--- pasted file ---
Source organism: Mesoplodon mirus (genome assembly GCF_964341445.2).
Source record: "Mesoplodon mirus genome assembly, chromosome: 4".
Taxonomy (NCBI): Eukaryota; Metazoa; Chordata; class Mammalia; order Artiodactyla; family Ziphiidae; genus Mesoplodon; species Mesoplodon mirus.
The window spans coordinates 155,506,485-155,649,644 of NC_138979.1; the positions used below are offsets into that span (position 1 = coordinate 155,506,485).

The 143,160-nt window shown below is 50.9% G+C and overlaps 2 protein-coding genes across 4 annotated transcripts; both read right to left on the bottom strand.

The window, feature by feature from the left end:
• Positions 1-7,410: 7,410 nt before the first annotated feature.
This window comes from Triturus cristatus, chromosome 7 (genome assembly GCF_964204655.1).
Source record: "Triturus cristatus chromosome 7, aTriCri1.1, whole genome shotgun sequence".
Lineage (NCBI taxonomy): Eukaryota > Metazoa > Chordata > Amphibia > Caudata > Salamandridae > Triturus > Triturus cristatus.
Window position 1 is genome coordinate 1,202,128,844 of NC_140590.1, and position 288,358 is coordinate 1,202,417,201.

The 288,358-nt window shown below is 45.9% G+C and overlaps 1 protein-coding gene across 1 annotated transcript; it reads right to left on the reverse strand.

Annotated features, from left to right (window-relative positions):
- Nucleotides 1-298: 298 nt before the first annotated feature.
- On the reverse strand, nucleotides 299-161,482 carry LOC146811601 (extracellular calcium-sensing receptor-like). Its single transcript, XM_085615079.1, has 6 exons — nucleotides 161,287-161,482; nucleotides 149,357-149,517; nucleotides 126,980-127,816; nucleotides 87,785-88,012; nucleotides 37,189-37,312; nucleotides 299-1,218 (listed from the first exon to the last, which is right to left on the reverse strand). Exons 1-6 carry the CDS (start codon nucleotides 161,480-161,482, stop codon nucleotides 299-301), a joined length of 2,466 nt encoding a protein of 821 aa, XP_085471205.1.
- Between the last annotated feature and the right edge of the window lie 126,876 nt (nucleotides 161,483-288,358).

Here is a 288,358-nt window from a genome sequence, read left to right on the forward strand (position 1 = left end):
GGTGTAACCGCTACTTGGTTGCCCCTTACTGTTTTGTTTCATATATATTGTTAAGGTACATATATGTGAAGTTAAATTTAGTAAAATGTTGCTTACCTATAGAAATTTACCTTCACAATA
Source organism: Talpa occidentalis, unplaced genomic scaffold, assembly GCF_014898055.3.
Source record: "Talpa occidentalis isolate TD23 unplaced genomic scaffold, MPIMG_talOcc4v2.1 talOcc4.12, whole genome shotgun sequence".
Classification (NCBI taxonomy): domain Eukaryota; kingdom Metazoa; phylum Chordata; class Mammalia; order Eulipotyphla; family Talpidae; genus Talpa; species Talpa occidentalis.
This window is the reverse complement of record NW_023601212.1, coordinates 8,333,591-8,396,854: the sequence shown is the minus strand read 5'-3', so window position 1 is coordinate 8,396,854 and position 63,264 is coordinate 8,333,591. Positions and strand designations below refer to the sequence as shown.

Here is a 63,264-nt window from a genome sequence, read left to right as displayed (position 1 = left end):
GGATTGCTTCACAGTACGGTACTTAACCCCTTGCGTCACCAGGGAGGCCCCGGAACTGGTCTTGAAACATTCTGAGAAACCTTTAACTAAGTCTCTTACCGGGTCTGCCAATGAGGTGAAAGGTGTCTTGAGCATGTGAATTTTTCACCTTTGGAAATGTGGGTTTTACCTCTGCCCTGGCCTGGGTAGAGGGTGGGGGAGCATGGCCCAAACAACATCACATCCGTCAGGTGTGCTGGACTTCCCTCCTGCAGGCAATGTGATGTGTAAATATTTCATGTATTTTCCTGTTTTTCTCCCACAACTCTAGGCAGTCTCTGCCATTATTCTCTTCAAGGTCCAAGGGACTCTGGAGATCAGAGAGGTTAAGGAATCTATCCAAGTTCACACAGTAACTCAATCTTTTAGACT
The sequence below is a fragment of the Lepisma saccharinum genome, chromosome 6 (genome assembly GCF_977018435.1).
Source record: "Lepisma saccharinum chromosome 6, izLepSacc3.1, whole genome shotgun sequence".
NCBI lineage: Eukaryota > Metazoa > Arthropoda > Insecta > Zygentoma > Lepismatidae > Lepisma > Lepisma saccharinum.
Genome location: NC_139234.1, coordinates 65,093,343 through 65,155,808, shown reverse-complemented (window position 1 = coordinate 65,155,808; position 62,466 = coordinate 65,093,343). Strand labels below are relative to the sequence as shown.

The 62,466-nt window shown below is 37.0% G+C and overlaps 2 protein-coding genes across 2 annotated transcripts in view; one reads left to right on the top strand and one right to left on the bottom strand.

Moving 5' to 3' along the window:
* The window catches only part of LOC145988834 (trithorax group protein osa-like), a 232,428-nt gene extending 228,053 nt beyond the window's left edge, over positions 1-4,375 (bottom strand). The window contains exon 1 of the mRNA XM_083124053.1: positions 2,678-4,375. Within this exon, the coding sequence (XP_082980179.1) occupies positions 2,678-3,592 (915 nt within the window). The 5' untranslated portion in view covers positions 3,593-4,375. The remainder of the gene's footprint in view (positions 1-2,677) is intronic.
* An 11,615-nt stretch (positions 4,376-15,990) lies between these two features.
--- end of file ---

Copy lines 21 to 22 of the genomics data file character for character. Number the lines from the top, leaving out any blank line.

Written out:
Classification (NCBI taxonomy): domain Eukaryota; kingdom Metazoa; phylum Chordata; class Mammalia; order Eulipotyphla; family Talpidae; genus Talpa; species Talpa occidentalis.
This window is the reverse complement of record NW_023601212.1, coordinates 8,333,591-8,396,854: the sequence shown is the minus strand read 5'-3', so window position 1 is coordinate 8,396,854 and position 63,264 is coordinate 8,333,591. Positions and strand designations below refer to the sequence as shown.